Mark Brumley

The second reading at Mass today (Heb 12:18-19, 22-24A) brought to mind this orientation discussion. Pardon the use of the NAB:

"Brothers and sisters: You have not approached that which could be touched and a blazing fire and gloomy darkness and storm and a trumpet blast and a voice speaking words such that those who heard begged that no message be further addressed to them. No, you have approached Mount Zion and the city of the living God, the heavenly Jerusalem, and countless angels in festal gathering, and the assembly of the firstborn enrolled in heaven, and God the judge of all, and the spirits of the just made perfect, and Jesus, the mediator of a new covenant, and the sprinkled blood that speaks more eloquently than that of Abel."

There are so many levels to consider it’s hard to discuss it in a comment box. There is the sacramental “making present” of the reality above and there is the eschatological “not yet” dimension. The “making present” of heavenly worship has an immanent dimension, but that “making present” is incomplete. It is a “making present” of something that is beyond the congregation—from outside, not from within. “Ad orientem” underscores the incomplete aspect of it and that the worshipping community is directed toward God, not directed toward itself. The reality above comes to be within the community because the community is open to the outside, not closed within itself. "Ad orientem" does a better job of expressing this.

There is the orientation to the Father, through the Son, in the Spirit. Here, the Son leads his people in the Spirit to the Father. The Son acts through the person of the ministerial priest and through him offers the Eucharistic sacrifice and leads the congregation to the Father, which is why the prayers of the priest are generally directed to the Father, not to the Son. The Liturgy of the Eucharist is a participation in the Son’s gift of himself to the Father, not foremost the Son’s dialogue with his people. Hence the “ad orientem”, which has the people and the priest-Christ together dialoguing with the Father. “Versus populum” tends to convey the notion of a dialogue between Christ and his people, which is not what the Eucharistic liturgy is mainly about.

There is the orientation of the Church as bridegroom toward her presently-unseen eschatological bride who is to come “from the east”. The Eucharist proclaims the Lord’s sacrifice until he comes “from the East”, so offering the sacrifice “ad orientem” underscores the provisional, anticipatory nature of the Eucharistic sacrifice and the people’s orientation toward the fullness of Trinitarian life to come when the Bridegroom comes to receive his Bride and to celebrate his eschatological supper.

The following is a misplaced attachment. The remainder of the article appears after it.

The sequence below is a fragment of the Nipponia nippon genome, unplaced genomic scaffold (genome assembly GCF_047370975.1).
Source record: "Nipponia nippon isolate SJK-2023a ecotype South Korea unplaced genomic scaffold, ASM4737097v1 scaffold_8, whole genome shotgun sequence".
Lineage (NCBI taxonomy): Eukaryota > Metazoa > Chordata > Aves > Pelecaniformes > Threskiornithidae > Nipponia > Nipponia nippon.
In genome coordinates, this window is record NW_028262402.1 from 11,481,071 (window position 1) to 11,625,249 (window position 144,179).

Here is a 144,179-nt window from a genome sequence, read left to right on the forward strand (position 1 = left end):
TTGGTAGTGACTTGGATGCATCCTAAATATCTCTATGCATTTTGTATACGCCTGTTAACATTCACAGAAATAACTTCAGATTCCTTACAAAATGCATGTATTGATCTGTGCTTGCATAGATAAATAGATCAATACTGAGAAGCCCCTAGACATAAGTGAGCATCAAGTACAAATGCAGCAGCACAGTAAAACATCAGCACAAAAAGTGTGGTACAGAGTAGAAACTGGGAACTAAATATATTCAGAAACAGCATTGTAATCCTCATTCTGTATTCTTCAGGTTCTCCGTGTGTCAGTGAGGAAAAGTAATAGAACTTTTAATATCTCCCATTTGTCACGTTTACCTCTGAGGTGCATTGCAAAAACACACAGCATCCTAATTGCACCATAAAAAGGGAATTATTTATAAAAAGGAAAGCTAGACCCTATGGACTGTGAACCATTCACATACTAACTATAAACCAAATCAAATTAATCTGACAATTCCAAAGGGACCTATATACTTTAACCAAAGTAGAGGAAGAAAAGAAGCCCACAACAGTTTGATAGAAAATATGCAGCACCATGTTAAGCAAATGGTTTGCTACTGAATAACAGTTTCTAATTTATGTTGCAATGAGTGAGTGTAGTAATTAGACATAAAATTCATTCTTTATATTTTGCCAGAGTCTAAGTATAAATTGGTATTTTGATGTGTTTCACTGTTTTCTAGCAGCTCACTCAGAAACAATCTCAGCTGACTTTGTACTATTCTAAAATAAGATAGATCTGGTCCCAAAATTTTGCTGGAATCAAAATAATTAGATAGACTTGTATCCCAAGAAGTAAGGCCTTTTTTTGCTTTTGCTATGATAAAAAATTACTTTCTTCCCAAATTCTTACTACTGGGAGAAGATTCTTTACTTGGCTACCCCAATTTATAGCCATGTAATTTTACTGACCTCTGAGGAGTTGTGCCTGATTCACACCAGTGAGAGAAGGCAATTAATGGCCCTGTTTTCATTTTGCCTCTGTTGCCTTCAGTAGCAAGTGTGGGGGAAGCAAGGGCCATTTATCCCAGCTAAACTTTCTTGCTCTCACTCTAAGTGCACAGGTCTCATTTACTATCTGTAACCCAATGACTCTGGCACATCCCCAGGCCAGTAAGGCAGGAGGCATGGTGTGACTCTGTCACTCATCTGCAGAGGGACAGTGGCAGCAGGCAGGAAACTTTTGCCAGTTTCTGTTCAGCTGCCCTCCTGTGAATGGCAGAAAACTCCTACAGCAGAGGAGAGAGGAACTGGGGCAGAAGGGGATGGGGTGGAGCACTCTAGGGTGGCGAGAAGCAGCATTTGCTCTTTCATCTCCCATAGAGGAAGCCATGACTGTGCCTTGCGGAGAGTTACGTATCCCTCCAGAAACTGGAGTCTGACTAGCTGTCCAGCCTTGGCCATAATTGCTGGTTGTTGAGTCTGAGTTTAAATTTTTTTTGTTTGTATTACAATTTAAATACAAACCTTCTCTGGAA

One more point: it doesn't seem correct to say that in "versus populum" the people and the priest face the same way--toward the altar. They don't face the same way, even if they face the same thing--the altar. They face the same thing from different directions. There orientations are different.

In "ad orientem" priest and people face the same way and face the same thing--the altar.

Of course we shouldn't make more of this than is necessary. The "versus populum" Mass in which I participated today worshipped God, not the congregation. It is a question of which physical orientation better captures the central elements of Eucharistic worship as the Church has come to understand it. Having put such an emphasis on the communal dimension of worship, it seems that the dimension that stresses that the community should be oriented toward God in worship has been lost sight of in many instances. "Ad orientem", which is the form in which the Church's worship has been offered in the vast majority of her existence, seems an important way of recovering and underscoring a neglected element.